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United front on yellow bristle grass

United front on yellow bristle grass

5 August 2014

Key agencies and organisations in Taranaki are pooling their efforts to confront the threat to agriculture posed by yellow bristle grass (YBG).

The Taranaki Regional Council, the New Plymouth, Stratford and South Taranaki District Councils, the NZ Transport Agency, Federated Farmers, Dairy NZ and roading contractors are working together to find ways of minimising the impact of the invasive annual summer grass.

“YBG is a prolific seeder and it can produce seeds within four weeks of germination. It can quickly infest areas of bare ground, especially during and following drought conditions, and become dominant in a paddock,” says the Taranaki Regional Council’s Environment Services Manager, Steve Ellis.

“While it is palatable to livestock during the vegetative stage, it has poor nutritive values and stock avoid it after seed heads emerge (usually from mid January to May). Stock health issues are also of concern, as there’s evidence that seed heads can cause lesions and ulcers to the mouths of grazing cattle.”

Mr Ellis says highly productive dairy farms may see their annual feed production reduced by up to 20% as a result of YBG, resulting in increased on-farm costs for supplementary feed and/or pasture renovation.

He says the first step in Taranaki’s YBG campaign is identifying the location of infestations. “We already know about many of them, but we need more information. We’re urging people to call the Council on 0800 736 222, or email biosecurity@trc.org.nz, if they know of an infestation.”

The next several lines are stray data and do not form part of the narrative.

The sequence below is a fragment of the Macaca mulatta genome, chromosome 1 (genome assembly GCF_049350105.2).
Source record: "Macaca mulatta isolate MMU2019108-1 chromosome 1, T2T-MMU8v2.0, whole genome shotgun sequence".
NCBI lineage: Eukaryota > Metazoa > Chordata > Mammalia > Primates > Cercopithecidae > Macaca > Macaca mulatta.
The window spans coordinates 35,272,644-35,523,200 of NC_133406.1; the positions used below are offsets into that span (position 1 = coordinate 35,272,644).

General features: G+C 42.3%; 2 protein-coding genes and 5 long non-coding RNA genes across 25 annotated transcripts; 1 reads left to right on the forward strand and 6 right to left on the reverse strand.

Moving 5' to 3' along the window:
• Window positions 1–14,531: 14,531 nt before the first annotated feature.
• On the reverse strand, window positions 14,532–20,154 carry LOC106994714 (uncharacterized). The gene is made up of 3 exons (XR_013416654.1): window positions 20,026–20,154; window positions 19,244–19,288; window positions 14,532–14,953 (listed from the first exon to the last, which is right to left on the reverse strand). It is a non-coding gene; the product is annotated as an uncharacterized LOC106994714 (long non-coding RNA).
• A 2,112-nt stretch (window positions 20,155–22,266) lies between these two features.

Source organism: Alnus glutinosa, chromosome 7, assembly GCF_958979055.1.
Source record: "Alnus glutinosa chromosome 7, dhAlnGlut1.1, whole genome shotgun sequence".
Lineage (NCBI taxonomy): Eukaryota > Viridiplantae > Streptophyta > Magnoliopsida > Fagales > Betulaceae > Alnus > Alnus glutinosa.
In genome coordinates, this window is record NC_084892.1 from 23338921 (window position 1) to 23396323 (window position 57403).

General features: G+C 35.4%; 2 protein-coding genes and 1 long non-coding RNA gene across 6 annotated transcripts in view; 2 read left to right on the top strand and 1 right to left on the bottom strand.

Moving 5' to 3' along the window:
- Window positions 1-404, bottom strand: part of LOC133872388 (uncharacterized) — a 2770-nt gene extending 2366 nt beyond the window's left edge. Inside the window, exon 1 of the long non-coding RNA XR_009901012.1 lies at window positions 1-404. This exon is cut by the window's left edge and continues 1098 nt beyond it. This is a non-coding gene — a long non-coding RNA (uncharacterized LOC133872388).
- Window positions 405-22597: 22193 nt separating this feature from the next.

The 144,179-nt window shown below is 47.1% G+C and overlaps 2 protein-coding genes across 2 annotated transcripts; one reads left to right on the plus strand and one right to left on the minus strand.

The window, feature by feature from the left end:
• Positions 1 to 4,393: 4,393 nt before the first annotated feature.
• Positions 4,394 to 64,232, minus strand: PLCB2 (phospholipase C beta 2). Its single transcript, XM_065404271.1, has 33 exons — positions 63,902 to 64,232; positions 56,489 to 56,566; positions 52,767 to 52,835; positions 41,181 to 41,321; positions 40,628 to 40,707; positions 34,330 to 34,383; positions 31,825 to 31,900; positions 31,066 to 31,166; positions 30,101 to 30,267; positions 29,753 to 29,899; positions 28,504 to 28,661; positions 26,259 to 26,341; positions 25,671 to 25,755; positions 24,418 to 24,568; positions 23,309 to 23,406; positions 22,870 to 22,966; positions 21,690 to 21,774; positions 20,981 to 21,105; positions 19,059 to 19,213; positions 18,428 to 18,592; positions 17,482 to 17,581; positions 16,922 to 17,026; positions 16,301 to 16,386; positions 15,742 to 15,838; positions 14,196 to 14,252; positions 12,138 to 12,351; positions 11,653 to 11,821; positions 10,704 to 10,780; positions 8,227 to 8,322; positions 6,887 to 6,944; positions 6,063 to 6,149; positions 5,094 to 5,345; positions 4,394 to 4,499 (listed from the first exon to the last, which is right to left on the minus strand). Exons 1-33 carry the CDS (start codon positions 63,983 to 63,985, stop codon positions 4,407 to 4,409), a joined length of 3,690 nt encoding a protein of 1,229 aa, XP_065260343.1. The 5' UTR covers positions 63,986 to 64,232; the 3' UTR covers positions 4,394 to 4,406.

The next stage will be a targeted awareness campaign offering advice and information on controlling YBG.

“The grass is not new to Taranaki. It was first recorded here back in the 1930s,” says Mr Ellis. “But it has been having an increasing and significant impact in recent years and the best way to counter the threat is to be vigilant and to work together in true Taranaki fashion.”

Poor weed hygiene practices are a factor in the spread of YBG from affected properties to “clean” properties.

Wrapped balage and sufficiently fermented silage appear to be effective at destroying the viability of yellow bristle grass seeds.

A guide covering identification and control of YBG can be downloaded at www.trc.govt.nz/yellow-bristle-grass/ or requested from Dairy NZ.


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